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Vulnerability Is Hard

Vulnerability Is Hard

Written by Mekahla Peterson

 Kansas City Fellow – Class of 2016-2017

In college I had two wonderful friends named Maria and Natalie. The second semester of my senior year I felt Maria becoming distant from me, but me being a person afraid of interpersonal conflict I did not approach her about this. One day she called me and brought up the distance. She said, “I always felt like the burden of the friendship was on me, I did not know if you cared about me, so I kept my distance to see if you would fight for our friendship.” We cried and worked through it. Then a week later Maria, Natalie and I talked about the situation. Natalie, being a pastor’s daughter, brought up a wonderful quote by the church’s favorite hipster theologian C.S. Lewis that says:

“To love at all is to be vulnerable. Love anything and your heart will be wrung and possibly broken. If you want to make sure to keeping it intact you must give it to no one, not even an animal. Wrap it carefully round with hobbies and little luxuries; voice all entanglements. Lock it up safe win the casket or coffin of your selfishness. But in that casket, safe, dark, motionless,airless it will change. It will not be broken; it will become breakable, impenetrable, irredeemable. To love is to be vulnerable”

At the core of Maria and My’s conflict was the fact that even though I’ve been close to her for three years I was still afraid to be completely vulnerable with her. I am not only talking about emotional intimacy with this, but instead an intimacy that allows for rejection. See, you can be emotionally intimate with someone and they will not fully reject that, because for the most part people are open to that. No, the kind of intimacy that brings, or rips apart, a community is one that allows for rejection.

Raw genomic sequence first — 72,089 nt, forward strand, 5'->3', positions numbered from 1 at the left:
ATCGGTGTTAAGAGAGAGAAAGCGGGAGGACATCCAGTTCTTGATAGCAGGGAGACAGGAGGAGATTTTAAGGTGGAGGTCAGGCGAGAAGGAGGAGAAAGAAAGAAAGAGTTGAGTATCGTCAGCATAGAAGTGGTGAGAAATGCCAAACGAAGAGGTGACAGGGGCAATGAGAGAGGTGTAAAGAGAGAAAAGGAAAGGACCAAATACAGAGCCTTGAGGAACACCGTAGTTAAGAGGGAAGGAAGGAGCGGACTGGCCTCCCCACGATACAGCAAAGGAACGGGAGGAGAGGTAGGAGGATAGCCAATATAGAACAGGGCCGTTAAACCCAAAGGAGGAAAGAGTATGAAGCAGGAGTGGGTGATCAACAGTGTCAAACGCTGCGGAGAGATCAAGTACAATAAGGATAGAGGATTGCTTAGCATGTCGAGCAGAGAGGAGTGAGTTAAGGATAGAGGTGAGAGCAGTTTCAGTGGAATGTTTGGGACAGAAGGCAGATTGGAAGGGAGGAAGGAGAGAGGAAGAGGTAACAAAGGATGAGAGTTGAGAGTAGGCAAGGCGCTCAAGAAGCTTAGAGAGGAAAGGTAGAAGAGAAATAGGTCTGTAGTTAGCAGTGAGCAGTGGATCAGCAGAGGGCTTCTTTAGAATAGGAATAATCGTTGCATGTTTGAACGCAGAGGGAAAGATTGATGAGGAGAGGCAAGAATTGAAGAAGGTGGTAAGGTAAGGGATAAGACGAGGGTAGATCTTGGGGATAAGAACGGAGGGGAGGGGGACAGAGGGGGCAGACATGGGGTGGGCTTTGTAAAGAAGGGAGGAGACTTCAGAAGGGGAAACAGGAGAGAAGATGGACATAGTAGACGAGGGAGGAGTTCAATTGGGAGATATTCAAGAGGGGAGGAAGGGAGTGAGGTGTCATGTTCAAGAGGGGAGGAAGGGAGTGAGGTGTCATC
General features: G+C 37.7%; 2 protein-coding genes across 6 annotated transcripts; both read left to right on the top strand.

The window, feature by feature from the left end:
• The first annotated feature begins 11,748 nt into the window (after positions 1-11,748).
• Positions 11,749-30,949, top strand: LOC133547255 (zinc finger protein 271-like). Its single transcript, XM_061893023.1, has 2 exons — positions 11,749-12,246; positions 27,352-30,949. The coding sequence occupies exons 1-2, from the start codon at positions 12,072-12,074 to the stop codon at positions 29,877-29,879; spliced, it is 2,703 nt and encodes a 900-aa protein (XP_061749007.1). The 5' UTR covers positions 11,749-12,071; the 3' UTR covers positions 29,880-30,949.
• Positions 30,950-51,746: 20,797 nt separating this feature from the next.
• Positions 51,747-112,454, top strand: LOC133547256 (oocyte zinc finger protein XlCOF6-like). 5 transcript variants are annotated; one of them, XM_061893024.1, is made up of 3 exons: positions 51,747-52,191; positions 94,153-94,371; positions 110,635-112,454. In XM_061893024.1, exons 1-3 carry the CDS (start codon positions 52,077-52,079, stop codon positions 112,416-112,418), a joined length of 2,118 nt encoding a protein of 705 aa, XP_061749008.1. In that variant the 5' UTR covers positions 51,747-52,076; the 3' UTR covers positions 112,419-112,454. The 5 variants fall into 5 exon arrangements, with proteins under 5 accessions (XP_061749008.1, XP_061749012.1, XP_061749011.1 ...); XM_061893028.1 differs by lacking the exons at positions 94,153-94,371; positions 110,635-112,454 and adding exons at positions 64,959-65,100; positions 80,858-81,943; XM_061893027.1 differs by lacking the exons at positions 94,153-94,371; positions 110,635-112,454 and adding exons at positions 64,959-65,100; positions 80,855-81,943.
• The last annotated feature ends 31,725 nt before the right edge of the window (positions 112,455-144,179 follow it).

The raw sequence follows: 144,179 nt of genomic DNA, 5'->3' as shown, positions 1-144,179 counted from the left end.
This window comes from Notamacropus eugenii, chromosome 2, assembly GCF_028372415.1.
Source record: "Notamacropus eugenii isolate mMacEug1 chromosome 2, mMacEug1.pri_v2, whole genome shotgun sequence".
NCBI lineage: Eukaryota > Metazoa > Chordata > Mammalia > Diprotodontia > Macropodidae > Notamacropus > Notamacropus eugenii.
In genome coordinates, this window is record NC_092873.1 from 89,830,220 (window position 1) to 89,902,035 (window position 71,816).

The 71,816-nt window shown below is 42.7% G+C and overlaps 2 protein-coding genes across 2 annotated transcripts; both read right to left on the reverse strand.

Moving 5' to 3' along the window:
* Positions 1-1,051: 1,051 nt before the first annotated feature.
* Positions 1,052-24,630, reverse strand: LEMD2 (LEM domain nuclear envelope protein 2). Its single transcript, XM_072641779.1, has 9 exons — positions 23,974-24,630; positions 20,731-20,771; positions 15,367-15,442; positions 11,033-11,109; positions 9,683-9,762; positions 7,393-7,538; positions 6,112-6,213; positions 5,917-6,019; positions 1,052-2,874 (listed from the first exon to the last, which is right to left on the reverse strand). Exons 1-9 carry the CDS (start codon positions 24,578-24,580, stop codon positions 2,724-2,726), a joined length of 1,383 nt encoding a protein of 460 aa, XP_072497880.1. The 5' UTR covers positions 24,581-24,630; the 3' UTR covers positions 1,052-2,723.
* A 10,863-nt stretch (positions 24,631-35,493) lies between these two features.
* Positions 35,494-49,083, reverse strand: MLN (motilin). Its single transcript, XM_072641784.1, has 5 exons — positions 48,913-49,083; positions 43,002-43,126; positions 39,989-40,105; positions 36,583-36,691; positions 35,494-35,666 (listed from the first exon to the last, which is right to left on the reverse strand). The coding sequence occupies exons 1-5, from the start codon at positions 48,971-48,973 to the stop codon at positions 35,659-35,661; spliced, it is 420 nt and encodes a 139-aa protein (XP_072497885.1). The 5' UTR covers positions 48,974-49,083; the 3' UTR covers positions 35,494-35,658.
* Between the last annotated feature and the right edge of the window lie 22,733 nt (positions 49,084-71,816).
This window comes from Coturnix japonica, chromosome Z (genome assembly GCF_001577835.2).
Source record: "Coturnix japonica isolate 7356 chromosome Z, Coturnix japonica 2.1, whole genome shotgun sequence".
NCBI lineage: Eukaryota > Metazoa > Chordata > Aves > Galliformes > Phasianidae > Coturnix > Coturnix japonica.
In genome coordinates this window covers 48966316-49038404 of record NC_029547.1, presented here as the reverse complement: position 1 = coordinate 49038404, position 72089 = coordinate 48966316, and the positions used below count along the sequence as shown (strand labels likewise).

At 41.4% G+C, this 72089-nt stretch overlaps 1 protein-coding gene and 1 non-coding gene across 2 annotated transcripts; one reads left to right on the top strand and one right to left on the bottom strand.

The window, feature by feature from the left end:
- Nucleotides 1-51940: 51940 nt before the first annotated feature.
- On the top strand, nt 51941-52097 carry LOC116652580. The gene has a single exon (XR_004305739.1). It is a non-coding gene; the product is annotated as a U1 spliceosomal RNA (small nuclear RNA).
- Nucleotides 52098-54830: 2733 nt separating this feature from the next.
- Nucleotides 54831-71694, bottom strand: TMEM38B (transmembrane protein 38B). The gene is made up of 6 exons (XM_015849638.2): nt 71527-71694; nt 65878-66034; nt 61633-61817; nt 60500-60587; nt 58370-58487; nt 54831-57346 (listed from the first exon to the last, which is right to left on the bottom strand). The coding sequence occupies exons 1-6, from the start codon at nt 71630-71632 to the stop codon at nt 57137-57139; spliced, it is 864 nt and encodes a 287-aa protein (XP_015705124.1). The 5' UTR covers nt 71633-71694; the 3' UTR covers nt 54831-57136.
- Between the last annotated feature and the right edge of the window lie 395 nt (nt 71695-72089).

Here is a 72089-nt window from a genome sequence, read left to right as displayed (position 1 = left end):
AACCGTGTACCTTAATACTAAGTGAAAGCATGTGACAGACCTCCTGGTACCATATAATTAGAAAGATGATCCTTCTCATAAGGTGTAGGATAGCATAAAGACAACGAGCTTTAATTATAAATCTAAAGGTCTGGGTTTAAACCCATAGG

Flash forward a few months to September when I started the Kansas City Fellows program and I realized that I still have my heart in a coffin of selfishness. I am afraid to get close to this community, because they are new people who may not understand me. In order to stay safe I hide. I choose not to hang out with people, when there are gatherings I stay quiet in my own little corner, and I do not seek deep conversations.

This went on until the woman who is living with us, Ellie, was there for me when I was struggling with my self worth. She offered to pray with me every night until things got better. We do this every night, praying for one another. We carve out time for one another without fear of rejection to achieve spiritual intimacy with one another. I have also worked to make time for the Fellows community. Putting the needs of others, whether it’s deep intentional conversations or doing a silly video, before my own. In this I understand that I cannot constantly be served, but I must also serve those in the fellowship. Because of this Jesus has slowly chipped away at the coffin around my heart, slowly opening up myself to intimacy with this community. Adjusting is extremely difficult. I had a wonderful church community in Manhattan, but I know that in order to love this new community at all I must be vulnerable.

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